Krivė, Krivis, Vaidilai, and Seniunai:
the hierarchical structure of Romuva
Krivė (feminine) / Krivis (masculine)
The Krivė/Krivis is the highest position within Romuva. One could translate it into English as “high priest/ess”, but that’s not exactly an appropriate translation. Some have equated them to Catholic Popes, but the only similarity is the hierarchical position with the faith.
The Krivė is the spiritual leader of the faith. The current Krivė of Lietuvos Romuva is Inija Trinuniėne. She was democratically elected after the death of her husband, Jonas Trinkunas, the founder of modern-day Romuva. The Krivė gives guidance to the child organizations, but doesn’t dictate.
Vykintas Vaitkevicius identifies the word “krivis” as meaning not only the high priest (feminine: “krivė“), but the assembly of lawmakers, and the staff that the krivis carried as an indication of his position (which we now call a krivulė).
The Vaidilai are the “priests” of the faith. Currently, Romuva North America does not have a Vaidila but operates with a group of Seniunai who function within our organization as Vaidilai do within Lietuvos Romuva.
Vaidilai oversee the spiritual growth and administrative duties of whatever group they are responsible for. They report to the Vaidilų Ratas (or Priests’ Circle) and to the Krivė as to the group activities, membership, and notable events.
You may also see mention of Vaidliutės – these are historically female priestesses dedicated to a particular god/ess. In modern times, they may be the young women who assist the leaders during rituals.
Seniūnė (feminine) / Seniūnas (masculine)
Until _, each region’s organization was headed by a Seniūnas/ė. For instance, Vilius Dunzila was the Seniūnas in Kaunas before moving back to the United States and founding Romuva U.S. in 1991. Romuva North America did not have a Vaidila until 2012, and that position was vacated after incorporation in 2020.
Romuva North America’s board consists of four Seniunės, all of whom have been active with the faith for at least twenty years. The administer both to the spiritual needs of their adherents as well the organizational and administrative tasks. There are additional Seniūnai who are not board members. All Seniunai have the power to perform weddings and other rites of passage.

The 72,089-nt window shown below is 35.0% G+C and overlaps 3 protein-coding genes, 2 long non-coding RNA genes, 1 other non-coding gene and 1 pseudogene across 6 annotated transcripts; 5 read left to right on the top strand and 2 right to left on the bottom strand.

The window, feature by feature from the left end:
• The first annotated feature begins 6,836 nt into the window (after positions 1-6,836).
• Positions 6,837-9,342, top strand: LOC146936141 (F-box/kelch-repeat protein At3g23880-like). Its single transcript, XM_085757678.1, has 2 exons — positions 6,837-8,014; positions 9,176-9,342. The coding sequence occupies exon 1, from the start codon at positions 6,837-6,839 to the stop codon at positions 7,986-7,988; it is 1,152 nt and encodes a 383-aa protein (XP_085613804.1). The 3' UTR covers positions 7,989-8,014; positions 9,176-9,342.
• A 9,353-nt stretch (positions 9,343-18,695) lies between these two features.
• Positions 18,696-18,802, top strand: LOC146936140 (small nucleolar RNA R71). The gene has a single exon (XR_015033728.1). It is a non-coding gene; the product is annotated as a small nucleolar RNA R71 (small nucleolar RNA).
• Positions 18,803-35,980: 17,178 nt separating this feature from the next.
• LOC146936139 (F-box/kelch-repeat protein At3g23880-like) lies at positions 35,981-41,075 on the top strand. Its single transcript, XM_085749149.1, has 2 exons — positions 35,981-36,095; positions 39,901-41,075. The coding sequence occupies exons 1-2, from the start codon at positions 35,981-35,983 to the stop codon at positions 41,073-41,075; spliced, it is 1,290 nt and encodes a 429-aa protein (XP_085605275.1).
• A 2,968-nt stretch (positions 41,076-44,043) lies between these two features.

Despite this formal hierarchy, the Romuva faith, like the faith of its ancestors, has no bible, no dogma. Its requirements of its adherents can be summed up very simply: to love and respect the earth and its inhabitants. (Read the Tenets of Faith) This does not mean one is free to introduce other gods, goddesses, and traditions and call it “Romuva.” Our faith is inextricably entwined with Lithuanian history, language, and culture. Without that tie, we would all just be playacting a dead faith.
What this DOES mean is that you are not expected to attend “church” every week. You do not have to give homage to anyone (but of course, if you are practicing, it is expected that you honor our Gods and Goddesses). It means that you choose how to practice your faith. You choose to focus on Zemyna, or Gabija, or Perkunas or another god (or to honor them all equally). Of course, you can’t do that without knowledge, and that is what we endeavor to achieve through providing reading materials in English as well as real-time support through the discussion board on this site, our Facebook pages, and in-person events.